Here’s a warm fuzzy for your week: Fewer pets are winding up in shelters, and pet adoptions are up by nearly half a million a year.
That’s good news for pups and their humans. Americans adopt an estimated 1.6 million dogs annually, and the kids they often go home with love them — a lot. Research shows that children actually prefer their pets to their siblings. In a study published in the "Journal of Applied Developmental Psychology," dogs scored highest in relationship satisfaction compared to other pets, with girls feeling closer to their pet pals than boys did.
That’s nice and all, but who’s going to take care of that energetic ball of fur? And if you do decide to get a dog, what’s a busy parent to do about biting, jumping, growling and other bad behavior? Licensed dog trainer Wynona Karbo of Seattle's Ahimsa Dog Training offers a few puppy pointers to help get the dog-kid bond off to the best start. Sit, stay and read on.
How should families prep before a puppy comes home?
Before the puppy arrives, have children get into the habit of putting away their things in the areas that the puppy will have access to. Baby gates can help keep puppies out of areas where they might not be safe or supervised. Have kids practice the habit of closing the baby gates.
Children are great at picking out puppy toys, so take them with you to the pet store before the puppy comes home. You can also begin visiting puppy training classes so you can start to plan for training before the puppy arrives.
Can kids help feed a puppy, or is that a mess waiting to happen?
Possibly. Puppies pay attention to the people who feed them, so it’s a good idea to involve kids if possible. When kids feed the puppy, keep the puppy behind a baby gate while the food is dispensed so the puppy won’t jump on the child during feeding and create negative habits.
I recommend feeding puppies out of food puzzles, which help boost brain development and burn that abundant puppy energy.
What if the puppy nips when playing excitedly with my kids?
Children need to be supervised when playing with puppies. Puppies love to play, but they often bite or nip during playtime. When children respond to puppy bites and nips by yelling and jumping, the puppy misinterprets this as a signal to play even harder.
When a puppy bites during play, have children practice “being a tree” (get still, stop playing). Have plenty of appropriate toys on hand to redirect the puppy. Rotating toys with different textures helps maintain the puppy’s interest, so that the newest, most fun thing in the room to chew on is not you or your child.
When should we start training?
Puppies usually come home between 8 and 10 weeks old, and can start classes 10 days after their first set of shots. Early training is important because puppies need to learn appropriate social skills during their critical developmental period from 2 to 5 months old.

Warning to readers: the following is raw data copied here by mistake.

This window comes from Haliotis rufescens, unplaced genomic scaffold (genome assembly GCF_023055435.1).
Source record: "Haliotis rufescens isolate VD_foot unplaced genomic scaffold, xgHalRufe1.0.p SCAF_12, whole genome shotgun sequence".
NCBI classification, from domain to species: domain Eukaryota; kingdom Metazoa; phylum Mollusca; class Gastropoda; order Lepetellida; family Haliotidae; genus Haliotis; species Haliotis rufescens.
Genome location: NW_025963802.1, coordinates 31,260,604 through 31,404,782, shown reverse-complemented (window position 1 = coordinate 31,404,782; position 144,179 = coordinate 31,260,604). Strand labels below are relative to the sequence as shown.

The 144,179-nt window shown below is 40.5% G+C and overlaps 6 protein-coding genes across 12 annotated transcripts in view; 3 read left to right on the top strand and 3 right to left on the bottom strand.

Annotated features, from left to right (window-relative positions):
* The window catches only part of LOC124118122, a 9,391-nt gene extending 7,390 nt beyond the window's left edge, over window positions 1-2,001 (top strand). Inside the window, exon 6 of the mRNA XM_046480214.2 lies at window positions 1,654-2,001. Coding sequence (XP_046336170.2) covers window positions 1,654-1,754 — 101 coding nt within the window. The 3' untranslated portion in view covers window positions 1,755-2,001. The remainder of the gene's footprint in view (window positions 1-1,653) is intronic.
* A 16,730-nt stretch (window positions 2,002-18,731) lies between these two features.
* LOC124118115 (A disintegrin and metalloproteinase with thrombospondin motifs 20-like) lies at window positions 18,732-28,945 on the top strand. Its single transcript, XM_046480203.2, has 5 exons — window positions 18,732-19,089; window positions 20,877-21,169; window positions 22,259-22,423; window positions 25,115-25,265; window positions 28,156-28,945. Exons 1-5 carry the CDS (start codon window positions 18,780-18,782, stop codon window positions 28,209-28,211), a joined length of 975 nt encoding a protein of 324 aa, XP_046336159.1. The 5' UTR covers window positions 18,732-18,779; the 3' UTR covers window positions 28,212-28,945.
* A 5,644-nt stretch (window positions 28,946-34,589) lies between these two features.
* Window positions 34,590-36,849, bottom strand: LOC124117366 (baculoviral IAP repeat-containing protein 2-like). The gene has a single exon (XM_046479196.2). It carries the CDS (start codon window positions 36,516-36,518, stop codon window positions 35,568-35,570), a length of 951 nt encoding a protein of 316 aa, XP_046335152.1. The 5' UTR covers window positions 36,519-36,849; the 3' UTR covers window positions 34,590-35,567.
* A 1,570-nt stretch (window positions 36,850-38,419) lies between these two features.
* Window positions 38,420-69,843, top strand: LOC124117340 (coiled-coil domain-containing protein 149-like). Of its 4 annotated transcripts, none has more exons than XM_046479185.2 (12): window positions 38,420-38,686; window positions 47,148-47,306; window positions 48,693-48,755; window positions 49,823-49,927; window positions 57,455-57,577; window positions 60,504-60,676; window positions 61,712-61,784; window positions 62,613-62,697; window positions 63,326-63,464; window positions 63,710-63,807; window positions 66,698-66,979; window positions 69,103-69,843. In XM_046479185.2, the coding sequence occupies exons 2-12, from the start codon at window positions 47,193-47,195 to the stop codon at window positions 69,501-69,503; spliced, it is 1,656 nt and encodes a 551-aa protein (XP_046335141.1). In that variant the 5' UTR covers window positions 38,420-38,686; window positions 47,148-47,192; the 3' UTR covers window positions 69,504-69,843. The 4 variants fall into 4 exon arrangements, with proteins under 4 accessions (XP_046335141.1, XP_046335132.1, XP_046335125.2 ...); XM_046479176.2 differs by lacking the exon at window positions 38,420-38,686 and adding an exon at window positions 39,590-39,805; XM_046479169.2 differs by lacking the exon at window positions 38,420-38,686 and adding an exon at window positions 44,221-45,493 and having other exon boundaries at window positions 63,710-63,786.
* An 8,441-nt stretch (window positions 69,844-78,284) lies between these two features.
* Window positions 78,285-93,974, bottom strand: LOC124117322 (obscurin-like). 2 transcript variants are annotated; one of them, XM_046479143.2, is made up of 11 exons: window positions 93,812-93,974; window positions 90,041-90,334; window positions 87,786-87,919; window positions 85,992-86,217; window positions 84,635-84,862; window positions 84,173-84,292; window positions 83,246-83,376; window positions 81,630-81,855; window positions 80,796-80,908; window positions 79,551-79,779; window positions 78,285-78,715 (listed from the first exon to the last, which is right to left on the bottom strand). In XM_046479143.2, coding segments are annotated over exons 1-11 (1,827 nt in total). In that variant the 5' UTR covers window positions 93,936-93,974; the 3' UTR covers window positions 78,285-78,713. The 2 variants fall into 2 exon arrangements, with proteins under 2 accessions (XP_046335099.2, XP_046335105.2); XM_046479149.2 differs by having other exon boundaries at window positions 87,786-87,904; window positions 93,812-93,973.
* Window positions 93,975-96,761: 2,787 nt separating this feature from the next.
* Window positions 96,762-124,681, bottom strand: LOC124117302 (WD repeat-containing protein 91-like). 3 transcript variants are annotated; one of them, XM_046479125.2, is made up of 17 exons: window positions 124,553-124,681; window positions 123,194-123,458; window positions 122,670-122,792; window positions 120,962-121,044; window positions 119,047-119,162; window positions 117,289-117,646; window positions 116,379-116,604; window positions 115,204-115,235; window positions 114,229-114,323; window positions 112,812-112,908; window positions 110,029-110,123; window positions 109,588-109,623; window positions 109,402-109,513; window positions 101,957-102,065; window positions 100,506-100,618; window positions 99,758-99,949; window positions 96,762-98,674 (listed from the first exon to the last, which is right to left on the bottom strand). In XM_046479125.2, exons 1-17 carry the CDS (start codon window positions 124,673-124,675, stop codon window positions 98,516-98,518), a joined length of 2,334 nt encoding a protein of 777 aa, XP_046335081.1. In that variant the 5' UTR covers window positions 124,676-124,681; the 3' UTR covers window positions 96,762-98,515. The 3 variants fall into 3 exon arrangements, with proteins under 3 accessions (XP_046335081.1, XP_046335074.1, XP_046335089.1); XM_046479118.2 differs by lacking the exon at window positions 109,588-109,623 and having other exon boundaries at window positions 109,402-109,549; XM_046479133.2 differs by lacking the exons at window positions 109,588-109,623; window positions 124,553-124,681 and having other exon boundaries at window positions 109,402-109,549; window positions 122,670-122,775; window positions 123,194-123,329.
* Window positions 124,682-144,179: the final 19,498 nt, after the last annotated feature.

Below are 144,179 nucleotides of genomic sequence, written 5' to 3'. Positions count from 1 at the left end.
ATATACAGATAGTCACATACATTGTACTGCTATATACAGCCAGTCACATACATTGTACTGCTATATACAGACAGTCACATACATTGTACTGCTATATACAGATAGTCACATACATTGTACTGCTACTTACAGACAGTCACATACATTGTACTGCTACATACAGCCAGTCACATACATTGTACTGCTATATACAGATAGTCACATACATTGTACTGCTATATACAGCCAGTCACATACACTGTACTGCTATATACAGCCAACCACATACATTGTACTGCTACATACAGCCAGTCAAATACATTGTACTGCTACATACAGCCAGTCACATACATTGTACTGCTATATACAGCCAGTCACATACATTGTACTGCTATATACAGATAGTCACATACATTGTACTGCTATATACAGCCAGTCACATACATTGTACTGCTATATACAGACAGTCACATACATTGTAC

You can teach your puppy basic behaviors at home, but early, safe exposure to other people and puppies is essential for a puppy’s emotional development. This affects their ability to handle socializing with people and other dogs later on in life.
Children age 7 and older can reinforce training cues that the parents have already taught like sit, down, and come, or have fun teaching new behaviors.
What happens if our puppy growls around the kids?
First, you don’t want to punish a puppy for growling! You want the puppy to tell you that he is uncomfortable so you can work on the underlying issue. Puppies punished for growling may not offer any warning when they’re uncomfortable — they’ll just bite.
And you’re right to be concerned. “Resource guarding” is one of the most concerning behaviors we see in a family with small children. When a young child tries to take an item from a puppy (often something of theirs that the puppy has “stolen”), the puppy will display signs that they need space: stiffening, head turning and “whale eyes” (i.e., the whites of the eye showing from the side). Small children may miss these signals, which can lead to the puppy biting.
If the puppy is displaying any of these behaviors, hire a trainer with experience with resource guarding. Families can help prevent this behavior from developing by teaching “give,” “drop it” and “leave it,” and making sure that anyone in the family who will take items from the dog has participated in the training.
Puppies get tired and grumpy, just like children. Establish a place (like a crate, pen or bed) that the puppy can retreat to for some peace and quiet. It's also important to make sure the puppy takes breaks because life in a new family can be very exciting. You can further encourage the puppy to take a break by giving a treat or a chew to enjoy in this resting space. Teach the children (and their friends) to leave the puppy alone in this area so the puppy can truly calm down, relax and rest.
Editor’s note: This article was originally published in September 2017, and updated in May 2019.